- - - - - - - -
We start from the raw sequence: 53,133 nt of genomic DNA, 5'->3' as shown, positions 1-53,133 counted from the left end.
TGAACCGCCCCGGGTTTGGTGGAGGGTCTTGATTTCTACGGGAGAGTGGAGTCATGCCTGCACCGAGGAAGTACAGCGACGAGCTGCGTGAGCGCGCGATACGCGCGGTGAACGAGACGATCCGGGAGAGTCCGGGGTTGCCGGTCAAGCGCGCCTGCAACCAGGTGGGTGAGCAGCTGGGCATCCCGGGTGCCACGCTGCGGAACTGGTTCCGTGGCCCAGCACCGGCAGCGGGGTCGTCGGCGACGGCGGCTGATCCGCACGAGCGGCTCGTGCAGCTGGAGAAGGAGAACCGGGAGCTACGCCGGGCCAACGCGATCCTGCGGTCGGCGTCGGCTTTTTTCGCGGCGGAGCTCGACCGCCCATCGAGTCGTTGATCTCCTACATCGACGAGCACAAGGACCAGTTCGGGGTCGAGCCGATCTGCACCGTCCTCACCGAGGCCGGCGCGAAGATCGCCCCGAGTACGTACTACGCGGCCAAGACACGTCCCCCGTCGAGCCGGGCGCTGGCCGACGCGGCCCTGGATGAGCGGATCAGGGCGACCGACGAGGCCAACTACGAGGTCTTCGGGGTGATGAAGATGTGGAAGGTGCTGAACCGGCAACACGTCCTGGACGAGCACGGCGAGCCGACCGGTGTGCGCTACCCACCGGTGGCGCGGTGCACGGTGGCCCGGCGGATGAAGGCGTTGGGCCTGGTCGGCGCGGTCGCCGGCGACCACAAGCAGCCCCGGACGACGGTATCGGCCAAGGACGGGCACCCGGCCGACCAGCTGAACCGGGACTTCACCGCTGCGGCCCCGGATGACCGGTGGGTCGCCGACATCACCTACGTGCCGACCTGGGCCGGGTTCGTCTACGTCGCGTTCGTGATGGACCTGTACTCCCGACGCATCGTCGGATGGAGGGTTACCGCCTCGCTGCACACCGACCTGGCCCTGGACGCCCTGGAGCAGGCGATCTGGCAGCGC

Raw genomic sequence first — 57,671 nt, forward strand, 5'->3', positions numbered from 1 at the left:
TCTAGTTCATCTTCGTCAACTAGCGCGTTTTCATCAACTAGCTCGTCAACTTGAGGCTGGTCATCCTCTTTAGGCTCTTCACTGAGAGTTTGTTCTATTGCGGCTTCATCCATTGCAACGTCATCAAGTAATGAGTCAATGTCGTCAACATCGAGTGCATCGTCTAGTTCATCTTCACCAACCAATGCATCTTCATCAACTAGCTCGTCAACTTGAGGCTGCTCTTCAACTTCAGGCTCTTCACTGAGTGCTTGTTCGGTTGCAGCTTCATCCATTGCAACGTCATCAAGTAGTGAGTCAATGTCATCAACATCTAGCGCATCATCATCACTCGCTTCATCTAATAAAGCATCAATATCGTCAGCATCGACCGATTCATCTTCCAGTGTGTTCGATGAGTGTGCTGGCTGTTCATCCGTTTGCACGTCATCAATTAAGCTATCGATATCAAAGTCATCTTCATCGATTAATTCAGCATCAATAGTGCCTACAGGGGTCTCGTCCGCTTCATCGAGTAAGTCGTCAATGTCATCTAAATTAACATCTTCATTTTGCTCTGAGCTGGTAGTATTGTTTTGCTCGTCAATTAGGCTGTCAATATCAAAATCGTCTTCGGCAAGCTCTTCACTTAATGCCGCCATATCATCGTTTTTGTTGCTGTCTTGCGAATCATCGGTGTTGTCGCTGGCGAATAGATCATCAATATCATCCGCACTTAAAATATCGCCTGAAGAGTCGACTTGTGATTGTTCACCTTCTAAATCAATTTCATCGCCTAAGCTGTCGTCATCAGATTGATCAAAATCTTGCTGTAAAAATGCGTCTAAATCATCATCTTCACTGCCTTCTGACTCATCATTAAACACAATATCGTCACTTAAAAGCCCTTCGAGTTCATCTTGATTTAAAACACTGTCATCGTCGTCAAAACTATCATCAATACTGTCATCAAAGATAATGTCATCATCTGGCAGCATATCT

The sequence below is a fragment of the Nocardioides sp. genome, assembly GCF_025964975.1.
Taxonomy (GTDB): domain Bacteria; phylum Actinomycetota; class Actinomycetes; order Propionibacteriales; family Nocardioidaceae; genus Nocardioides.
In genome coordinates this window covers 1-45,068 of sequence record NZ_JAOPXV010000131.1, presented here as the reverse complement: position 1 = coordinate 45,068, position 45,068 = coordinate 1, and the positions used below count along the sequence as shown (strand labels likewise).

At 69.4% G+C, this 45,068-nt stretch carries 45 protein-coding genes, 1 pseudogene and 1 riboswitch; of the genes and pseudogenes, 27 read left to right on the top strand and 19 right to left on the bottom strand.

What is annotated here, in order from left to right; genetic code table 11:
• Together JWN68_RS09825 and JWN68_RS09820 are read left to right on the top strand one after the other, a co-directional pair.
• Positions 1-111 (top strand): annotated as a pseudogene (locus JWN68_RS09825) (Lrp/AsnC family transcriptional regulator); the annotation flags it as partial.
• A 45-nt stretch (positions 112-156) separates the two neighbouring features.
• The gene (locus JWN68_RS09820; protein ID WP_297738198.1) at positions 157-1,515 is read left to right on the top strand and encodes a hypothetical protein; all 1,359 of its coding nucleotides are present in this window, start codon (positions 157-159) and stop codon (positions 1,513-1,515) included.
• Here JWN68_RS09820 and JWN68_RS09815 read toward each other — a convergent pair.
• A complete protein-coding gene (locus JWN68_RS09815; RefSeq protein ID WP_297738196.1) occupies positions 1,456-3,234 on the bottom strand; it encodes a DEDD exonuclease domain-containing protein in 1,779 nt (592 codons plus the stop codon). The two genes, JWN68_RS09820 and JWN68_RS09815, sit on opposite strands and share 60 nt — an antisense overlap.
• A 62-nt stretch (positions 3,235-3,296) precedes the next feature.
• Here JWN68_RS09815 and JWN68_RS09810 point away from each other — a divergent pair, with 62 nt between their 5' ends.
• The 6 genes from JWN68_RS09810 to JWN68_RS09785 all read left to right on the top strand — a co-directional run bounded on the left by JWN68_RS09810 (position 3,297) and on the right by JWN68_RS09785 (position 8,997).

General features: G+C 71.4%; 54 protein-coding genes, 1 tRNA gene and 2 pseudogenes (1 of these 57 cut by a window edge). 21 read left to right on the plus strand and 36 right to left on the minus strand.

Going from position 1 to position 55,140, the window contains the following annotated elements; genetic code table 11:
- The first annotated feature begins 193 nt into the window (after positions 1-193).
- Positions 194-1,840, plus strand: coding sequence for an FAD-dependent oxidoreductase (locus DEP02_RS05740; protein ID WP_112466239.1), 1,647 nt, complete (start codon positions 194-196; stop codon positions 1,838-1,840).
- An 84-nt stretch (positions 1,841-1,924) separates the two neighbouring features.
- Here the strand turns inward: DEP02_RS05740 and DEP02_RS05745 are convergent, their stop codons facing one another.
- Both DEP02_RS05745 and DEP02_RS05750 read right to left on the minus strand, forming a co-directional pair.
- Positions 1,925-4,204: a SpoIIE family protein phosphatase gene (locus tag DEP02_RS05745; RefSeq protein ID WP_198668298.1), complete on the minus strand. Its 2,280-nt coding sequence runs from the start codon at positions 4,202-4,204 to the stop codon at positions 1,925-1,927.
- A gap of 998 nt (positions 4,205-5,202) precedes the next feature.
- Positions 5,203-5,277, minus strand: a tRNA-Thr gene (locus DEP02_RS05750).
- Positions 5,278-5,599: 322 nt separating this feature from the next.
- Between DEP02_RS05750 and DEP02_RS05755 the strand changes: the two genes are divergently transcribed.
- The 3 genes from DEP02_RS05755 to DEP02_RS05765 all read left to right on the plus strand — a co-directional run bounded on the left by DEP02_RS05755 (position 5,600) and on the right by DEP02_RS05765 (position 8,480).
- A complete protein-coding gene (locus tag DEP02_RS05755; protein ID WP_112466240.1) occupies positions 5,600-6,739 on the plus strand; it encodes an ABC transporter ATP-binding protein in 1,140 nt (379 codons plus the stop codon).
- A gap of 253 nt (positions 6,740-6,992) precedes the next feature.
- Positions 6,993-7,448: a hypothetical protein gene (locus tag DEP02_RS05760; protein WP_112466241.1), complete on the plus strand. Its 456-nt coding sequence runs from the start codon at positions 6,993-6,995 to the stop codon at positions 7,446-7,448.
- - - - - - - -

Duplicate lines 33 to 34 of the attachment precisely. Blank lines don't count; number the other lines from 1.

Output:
- A gap of 253 nt (positions 6,740-6,992) precedes the next feature.
- Positions 6,993-7,448: a hypothetical protein gene (locus tag DEP02_RS05760; protein WP_112466241.1), complete on the plus strand. Its 456-nt coding sequence runs from the start codon at positions 6,993-6,995 to the stop codon at positions 7,446-7,448.